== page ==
In an introduction to “WWII Army Nurse Corps: A Commemoration of World War II” published in preparation for the 50th anniversary of WWII, Gordan R. Sullivan, General, US Army, who was then chief of staff, wrote: “The skill and dedication of these nurses contributed to the extremely low post-injury mortality rate among American military forces in every theater of war. Overall, fewer than 4 percent of the American soldiers who received medical care in the field or underwent evacuation died from wounds or disease.” Sullivan went on to characterize WWII as “the largest and most violent armed conflict in the history of mankind.” A war said Sullivan that more than any  “united us as a people with a common purpose.”

And what about that airman who won Mary’s heart?

Mary and Al met in Westover, MA where Al had been transferred for treatment of the serious injury he sustained when his bomber crashed during a training mission.

“Training was rugged in those early days of World War II aviation. I understand there were a lot of serious injuries from training accidents,” noted Al’s nephew, John F. Bennett, Jr. of Connecticut, himself a USAF veteran.

Setting the stage for those who followed in their footsteps, Al’s nephew further noted early military aviators were an extraordinary breed, “high-spirited” and almost fearless, with a allegiance to duty that ran deep. All of those traits were apparent when, Al, a B-17 bomber pilot, faced serious injury in the wake of his plane crashing while he was flying training missions out of Tampa, Florida, on the eve of deployment overseas.

“Training was sort of ‘seat of the pants’ flying according to Dad,” said Libby.

“Dad managed to keep the plane in tact, breaking only the propellers and his ankle, which was smashed. His engine had died and he wanted the air corps to be able to have as much in tact as possible to find out the cause of the problem,” she added.

As a result of his injury, Al was transferred from hospital to hospital in search of the best treatment that could return him to the cockpit. His brother, Oliver Generous, was a fighter pilot during WWII who went on to fly Berlin Airlift missions. When Al was sent to a hospital in Westover where Mary was stationed, their lives melded.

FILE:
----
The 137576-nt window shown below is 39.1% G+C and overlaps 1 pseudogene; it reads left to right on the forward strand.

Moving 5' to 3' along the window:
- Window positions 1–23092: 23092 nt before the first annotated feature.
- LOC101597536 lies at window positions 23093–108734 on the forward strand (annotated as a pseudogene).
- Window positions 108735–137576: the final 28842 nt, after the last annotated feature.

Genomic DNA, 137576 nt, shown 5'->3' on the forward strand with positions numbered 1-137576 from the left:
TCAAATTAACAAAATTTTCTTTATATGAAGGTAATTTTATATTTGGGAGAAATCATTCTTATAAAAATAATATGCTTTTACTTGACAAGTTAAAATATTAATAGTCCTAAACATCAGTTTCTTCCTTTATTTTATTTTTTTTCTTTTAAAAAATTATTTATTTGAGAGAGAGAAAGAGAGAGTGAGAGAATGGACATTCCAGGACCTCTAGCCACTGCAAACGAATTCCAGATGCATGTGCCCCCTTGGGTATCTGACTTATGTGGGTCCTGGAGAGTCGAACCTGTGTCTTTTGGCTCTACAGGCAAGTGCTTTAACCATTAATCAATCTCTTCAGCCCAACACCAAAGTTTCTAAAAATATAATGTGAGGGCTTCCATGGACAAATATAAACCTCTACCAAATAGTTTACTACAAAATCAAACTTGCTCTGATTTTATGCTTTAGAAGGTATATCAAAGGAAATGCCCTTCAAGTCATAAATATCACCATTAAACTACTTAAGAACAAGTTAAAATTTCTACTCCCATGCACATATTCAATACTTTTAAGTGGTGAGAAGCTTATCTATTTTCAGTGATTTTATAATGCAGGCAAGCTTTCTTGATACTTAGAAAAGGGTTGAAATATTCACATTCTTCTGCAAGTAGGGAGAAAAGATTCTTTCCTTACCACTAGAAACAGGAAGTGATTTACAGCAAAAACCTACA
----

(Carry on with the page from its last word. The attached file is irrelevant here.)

Mary was considering signing on as a transport nurse for overseas flights returning soldiers from battle, and Al was eager to get back to flying.

Cupid had something else in mind for Mary and Al.

The love story…

Smitten with this caring nurse, Al began wooing her which led him to make multiple marriage proposals. His flirtations with Mary were said to have caught the attention of the chief of staff on base.

“Dad said the chief of staff at the base hospital, an older, fatherly sort of senior officer came to see (Dad) in his room and read him the riot act. It went something like this, ‘ I know you fly boys and your attitudes. So you leave Lt. Campany alone. She is one of our good girls’,” Libby said.

surrounded by family, Mary and Al (seated) celebrated their 50th wedding anniversary.

Surrounded by family, Mary and Al (seated) celebrated their 50th wedding anniversary.

However, Al was a small town boy and he and Mary shared many of the same family values. Wearing their uniforms, they married in August of 1945.

After they were married, Mary became pregnant and was honorably discharged. Al had been able to return to his post in Florida prior to their marriage but his injury prevented him from going overseas. He traveled from Florida up to New York for the wedding and was subsequently placed on indefinite leave, later receiving an honorable medical discharge. Al brought Mary back to Connecticut with him where he resumed his career with Pratt & Whitney Aircraft serving as an aircraft inspector and consultant. Another interesting anecdote shared by Libby is of her parents’ return to Connecticut by train with then 7 month old Libby in tow, “in a large wicker laundry basket.” They raised their family in Connecticut – Mary Elizabeth “Libby”, John David “J.D.”, Barbara Jeanne, Robert Alfred, Daniel Campany, Edward James, Steven Joseph, Teresa Anne, Oliver Elwyn, Martin Paul and Renee Claire; (Steven died in infancy, Daniel and J.D. are also deceased). Mary and Al had 23 grandchildren and to date have 25 great-grandchildren.

Al passed away at age 87 in 2003. Mary, 94, resides in New York.

“Coming from a family with a strong Air Force Tradition we appreciate the dedication of all men and women in armed services,” said Edward Generous of Connecticut, Mary’s and Al’s son.


(Writer’s note: Alfred Generous, “Uncle Al”, was my mother, Cecelia Generous Bennett’s brother, and John F. Bennett, Jr. is my brother. Many thanks to my cousin “Libby” for providing an extensive history of her parents’ military service for this article.)